Based on our study results shown in Tables 14, it can be illustrated that weather parameters like moisture and temperature can pervade SARS-CoV-2. From the results, we can conclude that there can be elevated epidemic spreading when atmospheric temperature and humidity descend. While on the other hand, when both temperature and humidity are high, the infection rate of SARS-CoV-2 declines. In forecasting the total number of cases and total deaths with and without weather data in Pakistan, the current research illustrated comparability among deep learning models using time series models ARIMA, linear regression, SVR, MLP, RNN, GRU, and LSTM to training datasets. The present study findings elucidate the sublime performance of LSTM over other models by showing high accuracy and precision compared to other time series prediction models.

In this study, we focused on the number of cases and death cases from Pakistan. First, each model is trained. Then, we forecast each variable. Parameters of the constructed ARIMA, linear regression, SVR, MLP, RNN, GRU, and LSTM models based on training datasets are presented in Table 5.

ARIMA(p, d, q)(1, 1, 14)

Linear regression

MLPLearning rate0.004
Time step4
Invisible units64
Training epochs1000
RNNLearning rate0.005
Time step5
Invisible units16
Training epochs1000

GRULearning rate0.0005
Time step5
Invisible units16
Training epochs1000

LSTMLearning rate0.0005
Time step5
Invisible units16
Training epochs1000

6. Conclusion

The present investigation analyzed the effect of prime weather factors (temperature and humidity) on the number of reported cases and deaths due to COVID-19 in Pakistan. Different time series prediction models such as ARIMA, linear regression, SVR, MLP, RNN, GRU, and LSTM were used, and the execution of each model was analyzed in terms of MSE, RMSE, and MAPE. Results illustrated that the LSTM could better predict the COVID-19 spread as compared to other models. From the present results, we can deliberately conclude that weather holds significance in COVID-19 prediction. Thus, it is advised to wear masks and personal protective wears, keep social distancing, and continue isolation (on infection/suspect) until the temperature rises or the vaccine is fully deployed. Further, predicting the COVID-19 spread/incidence by considering other weather parameters like rainfall, wind speed, and so forth shall provide additional clues to mitigate the epidemic.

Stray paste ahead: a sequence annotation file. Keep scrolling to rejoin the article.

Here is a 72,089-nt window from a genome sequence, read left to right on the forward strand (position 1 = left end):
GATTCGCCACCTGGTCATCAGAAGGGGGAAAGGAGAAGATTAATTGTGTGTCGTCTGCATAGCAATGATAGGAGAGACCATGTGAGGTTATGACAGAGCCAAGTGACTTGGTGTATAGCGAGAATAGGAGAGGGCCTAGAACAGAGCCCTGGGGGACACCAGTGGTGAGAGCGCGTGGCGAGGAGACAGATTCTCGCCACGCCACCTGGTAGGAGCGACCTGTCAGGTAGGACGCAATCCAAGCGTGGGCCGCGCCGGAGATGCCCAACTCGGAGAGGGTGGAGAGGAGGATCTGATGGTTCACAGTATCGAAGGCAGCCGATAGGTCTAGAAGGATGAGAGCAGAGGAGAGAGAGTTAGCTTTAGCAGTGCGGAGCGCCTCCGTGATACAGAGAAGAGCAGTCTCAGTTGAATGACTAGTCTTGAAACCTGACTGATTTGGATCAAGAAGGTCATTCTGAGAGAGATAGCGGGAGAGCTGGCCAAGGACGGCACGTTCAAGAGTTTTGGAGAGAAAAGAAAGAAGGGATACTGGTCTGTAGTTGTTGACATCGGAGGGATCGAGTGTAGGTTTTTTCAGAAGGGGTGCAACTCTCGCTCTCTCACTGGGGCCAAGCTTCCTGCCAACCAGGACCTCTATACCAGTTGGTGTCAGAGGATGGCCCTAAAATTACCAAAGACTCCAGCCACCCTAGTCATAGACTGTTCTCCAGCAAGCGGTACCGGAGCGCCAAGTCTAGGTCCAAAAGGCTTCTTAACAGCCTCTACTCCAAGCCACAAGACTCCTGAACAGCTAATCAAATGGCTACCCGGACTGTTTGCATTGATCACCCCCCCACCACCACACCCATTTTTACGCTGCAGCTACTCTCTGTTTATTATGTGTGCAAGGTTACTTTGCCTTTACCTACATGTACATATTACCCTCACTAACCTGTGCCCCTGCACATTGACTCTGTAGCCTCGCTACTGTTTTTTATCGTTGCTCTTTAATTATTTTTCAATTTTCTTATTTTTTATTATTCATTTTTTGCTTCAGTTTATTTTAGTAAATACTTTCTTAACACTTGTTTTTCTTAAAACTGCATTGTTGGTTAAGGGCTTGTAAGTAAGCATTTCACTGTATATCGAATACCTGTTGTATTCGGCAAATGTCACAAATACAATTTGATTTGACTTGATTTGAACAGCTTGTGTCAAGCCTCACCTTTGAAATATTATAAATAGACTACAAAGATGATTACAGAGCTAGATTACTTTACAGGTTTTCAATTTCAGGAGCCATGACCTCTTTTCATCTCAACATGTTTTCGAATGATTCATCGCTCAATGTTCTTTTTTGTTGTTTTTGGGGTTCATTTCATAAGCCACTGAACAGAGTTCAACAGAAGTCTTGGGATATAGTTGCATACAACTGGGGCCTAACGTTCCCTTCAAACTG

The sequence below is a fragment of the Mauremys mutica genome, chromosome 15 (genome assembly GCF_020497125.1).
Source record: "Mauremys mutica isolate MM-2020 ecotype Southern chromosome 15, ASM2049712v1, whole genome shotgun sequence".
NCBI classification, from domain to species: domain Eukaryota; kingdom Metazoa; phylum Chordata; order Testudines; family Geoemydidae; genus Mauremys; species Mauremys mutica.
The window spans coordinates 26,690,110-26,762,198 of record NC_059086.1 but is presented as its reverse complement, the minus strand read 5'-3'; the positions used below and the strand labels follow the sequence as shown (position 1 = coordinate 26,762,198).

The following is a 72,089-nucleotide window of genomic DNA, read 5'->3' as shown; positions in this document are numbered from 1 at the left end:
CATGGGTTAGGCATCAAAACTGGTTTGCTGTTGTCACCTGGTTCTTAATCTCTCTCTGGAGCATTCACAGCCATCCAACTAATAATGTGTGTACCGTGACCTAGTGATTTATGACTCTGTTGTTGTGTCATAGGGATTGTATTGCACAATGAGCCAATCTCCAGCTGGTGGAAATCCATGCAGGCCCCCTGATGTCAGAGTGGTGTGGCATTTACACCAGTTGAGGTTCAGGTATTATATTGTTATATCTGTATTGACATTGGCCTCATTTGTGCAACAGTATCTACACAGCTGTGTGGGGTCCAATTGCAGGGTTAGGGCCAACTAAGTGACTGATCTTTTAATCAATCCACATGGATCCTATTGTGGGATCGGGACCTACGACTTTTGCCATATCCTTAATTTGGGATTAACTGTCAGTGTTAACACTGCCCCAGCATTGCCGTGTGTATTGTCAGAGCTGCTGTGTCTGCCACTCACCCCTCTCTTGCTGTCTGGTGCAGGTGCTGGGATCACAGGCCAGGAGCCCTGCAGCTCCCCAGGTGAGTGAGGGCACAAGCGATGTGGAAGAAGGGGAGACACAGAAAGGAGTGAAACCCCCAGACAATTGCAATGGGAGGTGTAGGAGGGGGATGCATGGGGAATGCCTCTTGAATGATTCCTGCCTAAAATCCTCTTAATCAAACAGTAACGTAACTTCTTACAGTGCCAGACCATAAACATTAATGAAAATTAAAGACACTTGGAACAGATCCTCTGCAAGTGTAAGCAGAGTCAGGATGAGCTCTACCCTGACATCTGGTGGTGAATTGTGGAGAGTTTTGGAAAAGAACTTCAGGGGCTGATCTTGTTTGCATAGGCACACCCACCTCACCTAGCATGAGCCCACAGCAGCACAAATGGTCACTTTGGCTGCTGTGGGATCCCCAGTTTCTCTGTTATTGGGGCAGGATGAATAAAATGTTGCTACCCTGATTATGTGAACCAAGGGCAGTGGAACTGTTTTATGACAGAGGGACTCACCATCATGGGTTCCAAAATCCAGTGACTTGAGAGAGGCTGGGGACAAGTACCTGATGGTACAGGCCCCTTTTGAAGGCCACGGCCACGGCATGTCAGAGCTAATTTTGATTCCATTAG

Data Availability

The data used to elaborate the results and findings of this study are included within the article.

Conflicts of Interest

The authors declare that there are no conflicts of interest.

Authors’ Contributions

Humera Batool conceptualized the study, developed the methodology, performed formal analysis, reviewed and edited the article, performed validation, and performed visualization. Lixin Tian reviewed the article, performed supervision, and performed project administration.


This work was supported by the National Natural Science Foundation of China (Grants nos. 71690242, 91546118, and 11731014).


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Copyright © 2021 Humera Batool and Lixin Tian. This is an open access article distributed under the Creative Commons Attribution License, which permits unrestricted use, distribution, and reproduction in any medium, provided the original work is properly cited.